Upcoming Gospel Coalition and Band of Bloggers

16 04 2009

Next week from Tuesday to Thursday, a group from my school will be heading down to Chicago for The Gospel Coalition conference.  This conference is going to have some great speakers like John Piper, DA Carson, Mark Driscoll, Tim Keller, and Ligon Duncan.  Along with the main speakers, there will be a number of workshops available.  I’m excited to go and be refreshed and encouraged by these and other attending brothers.

A joint venture of this conference is the Band of Bloggers which is a fellowship of bloggers that meets for a lunch seminar on blogging for Christ.  We’ll here from a panel of top Christian bloggers as they share and relate their methods and philosophies of blogging with a Christian perspective. Speaking of blogging, assuming there is internet in the convention center, I’ll be live blogging this event.

At both conferences, we’ll be receiving a number of books.  I’ve listed them below, and there will be a number of drawings for other books.

  • Finally Alive by John Piper
  • Unfashionable: Making a Difference in the World by Being Different by Tullian Tchividjian
  • Lost and Found: The Younger Unchurched and the Churches that Reach Them by Ed Stetzer, Richie Stanley, and Jason Hayes
  • The Soul of Life: The Piety of John Calvin edited by Joel Beeke
  • Tactics: A Game Plan for Discussing Your Christian Convictions by Greg Koukl
  • The Advent of Evangelicalism: Exploring Historical Continuities by Michael Haykin & Kenneth Stewart
  • Adopted for Life: The Priority of Adoption in Christian Families and Churches by Russell Moore
  • The God I Don’t Understand: Reflections on Tough Questions of Faith by Christopher J.H. Wright
  • ApParent Privilege by Steve Wright and Chris Graves
  • Perspectives on Christian Worship: Five Views edited by J. Matthew Pinson
  • Journal of Ministry and Theology
  • ESV Study Bible
  • The Bookends of the Christian Life by Jerry Bridges and Bob Bevington
  • Adopted for Life: The Priority of Adoption for Christian Families and Churches by Russell D. Moore and C.J. Mahaney,
  • Jesus: Dead or Alive by John Blanchard and Faith Cook
  • Christianity Explored-How to Run the Course
  • Getting the Gospel Right by Cornelis P. Venema,
  • One Minute After You Die by Erwin W. Lutzer,
  • Marks of a Disciple by Lorne C. Sanny
  • Total Church: A Radical Reshaping around Gospel and Community by Tim Chester and Steve Timmis
  • A Proverbs Driven Life: Timeless Wisdom for Your Words, Work, Wealth, and Relationships by Anthony Selvaggio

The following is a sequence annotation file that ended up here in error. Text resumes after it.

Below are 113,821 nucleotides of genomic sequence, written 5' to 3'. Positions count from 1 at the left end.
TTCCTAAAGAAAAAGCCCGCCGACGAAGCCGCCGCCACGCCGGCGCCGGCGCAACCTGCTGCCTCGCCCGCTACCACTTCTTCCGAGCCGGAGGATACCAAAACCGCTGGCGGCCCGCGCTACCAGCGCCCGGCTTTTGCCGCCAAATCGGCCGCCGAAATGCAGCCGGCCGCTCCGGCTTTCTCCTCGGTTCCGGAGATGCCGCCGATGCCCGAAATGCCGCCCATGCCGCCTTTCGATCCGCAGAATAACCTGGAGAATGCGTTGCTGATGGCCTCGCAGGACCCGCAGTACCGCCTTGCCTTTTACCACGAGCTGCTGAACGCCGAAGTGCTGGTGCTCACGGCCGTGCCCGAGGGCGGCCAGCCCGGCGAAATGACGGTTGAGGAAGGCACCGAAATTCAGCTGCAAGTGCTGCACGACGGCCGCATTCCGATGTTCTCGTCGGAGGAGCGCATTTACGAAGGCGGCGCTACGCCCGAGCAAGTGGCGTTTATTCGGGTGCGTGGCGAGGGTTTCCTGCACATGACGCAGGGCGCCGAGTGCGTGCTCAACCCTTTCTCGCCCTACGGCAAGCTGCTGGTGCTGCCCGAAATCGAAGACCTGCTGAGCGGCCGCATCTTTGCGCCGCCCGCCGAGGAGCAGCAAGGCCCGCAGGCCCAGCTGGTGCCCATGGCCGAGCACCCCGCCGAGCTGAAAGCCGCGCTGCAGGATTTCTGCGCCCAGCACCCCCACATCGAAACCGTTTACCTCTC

• The Gospel Story

John Piper’s Endorsement of Mark Driscoll

3 10 2008

There’s a huge debate going on between Michael Newham, Ingrid Schlueter, and Steve Camp over the fact that John Piper would let Mark Driscoll come to the DG National Conference and therefore was endorsing Mark Driscoll.  Honestly, I take the stance that it was completely fine for Driscoll to speak at the conference.

We all have problems and Mark Driscoll is no exception, but to say that he cannot preach is ridiculous because then none of us could preach.  I separate over doctrinal issues, not issues of spiritual maturity or orthopraxy.

John Piper’s New Illustrated Book on Job

30 09 2008

While I was at the Desiring God Conference, they played us a clip of the new Illustrated Job.  Basically, John Piper wrote a poem about the life of Job, and they finally took his poem and put it into book format with some really cool illustrations.

You can read more about the book by going to the website, and there you’ll also be able to watch the promo video that I saw at the conference.

Logos Presents: John Piper’s Library

29 09 2008

That’s right, Logos, the top name is Bible software, is offering all of John Piper’s books in electronic form.  If you’re a John Piper fan (and even if you’re not).  This would make a great addition to your library as a pastor, Bible student, or layman who loves to study.

You can visit their website for more information and to purchase the complete set or individual books.  Also, be sure to look at all of Piper’s manuscripts that they’re offering.

Session 8 – John Piper

28 09 2008


“Is There Christian Eloquence” was the topic of John Piper’s Message.  He had some trouble texts in 1 Cor. 1:17 and 2:17.  These two passages put eloquent words in a bad light.  So, the question is, is the use of verbal impact nullifying the work of Christ.  To further complicate the question, most scholars in history have said that the Bible itself in many places are stunningly eloquent and many passages contain words that were specifically used for high impact.  Many church fathers have attested to the fact that the Scripture is eloquent.  Great preachers of the past were eloquent in their preaching.